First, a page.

We’re five days into what has been an amazing trip. There’s nothing quite like being on a world-class oceanographic research vessel which also just happens to be carrying along with it a 7 foot tall submersible ROV with its own crane and operating crew. The ROPOS ROV is an incredible piece of technology and understandably is often the center of attention. But we’ve all also been hard at work initiating our own little projects, for me that means that I have been collecting and processing a number of water samples that were gathered from as deep as 3000 meters and taking part in my watch in the ROV control room where I get to control the sub’s main HD camera which has a price tag of about $180,000. No big deal.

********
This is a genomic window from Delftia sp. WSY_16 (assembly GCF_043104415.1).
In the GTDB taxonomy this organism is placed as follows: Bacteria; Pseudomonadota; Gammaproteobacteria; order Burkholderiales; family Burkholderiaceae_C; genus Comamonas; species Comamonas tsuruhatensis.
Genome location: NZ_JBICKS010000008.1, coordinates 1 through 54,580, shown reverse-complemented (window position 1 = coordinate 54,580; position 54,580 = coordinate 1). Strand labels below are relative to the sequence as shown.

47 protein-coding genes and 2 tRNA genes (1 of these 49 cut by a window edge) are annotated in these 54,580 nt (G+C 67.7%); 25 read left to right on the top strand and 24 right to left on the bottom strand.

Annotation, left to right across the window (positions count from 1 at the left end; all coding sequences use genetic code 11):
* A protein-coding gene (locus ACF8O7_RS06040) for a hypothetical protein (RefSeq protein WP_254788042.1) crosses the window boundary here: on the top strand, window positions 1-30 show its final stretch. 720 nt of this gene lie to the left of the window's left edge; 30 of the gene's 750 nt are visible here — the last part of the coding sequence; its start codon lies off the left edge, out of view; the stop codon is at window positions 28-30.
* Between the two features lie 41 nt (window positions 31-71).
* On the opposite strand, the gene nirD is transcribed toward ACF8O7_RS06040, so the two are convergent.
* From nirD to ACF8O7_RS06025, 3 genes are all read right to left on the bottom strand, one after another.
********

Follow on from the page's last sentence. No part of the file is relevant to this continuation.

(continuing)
In addition to the official work however, I have also made a few non-scientific findings about life aboard the R/V Thompson that they don’t teach in any class. I would like to now share a few these:
1) Eating lots of meatloaf right before leaving port for an all-night transit out to open ocean is a BAD idea.
2) My room is right next to the bow thruster. Actually, my room might as well be the bow thruster room.
3) Earplugs do not exactly block the sounds from the bow thruster room.
4) One of my professors really likes the Black Album by Jay-Z (I don’t want to name any names but he goes by “Dr.” Bob Morris).
Long story short, an interesting dynamic emerges from working side-by-side with my fellow students and scientists 24/7 in a relatively confined area. This cruise is one of those rare opportunities where we students simultaneously get to know our teachers really well and learn a great deal from them about how ocean research is conducted. We have been having a lot of fun while we’re at it, but I really cannot stress enough how much I regretted that meatloaf.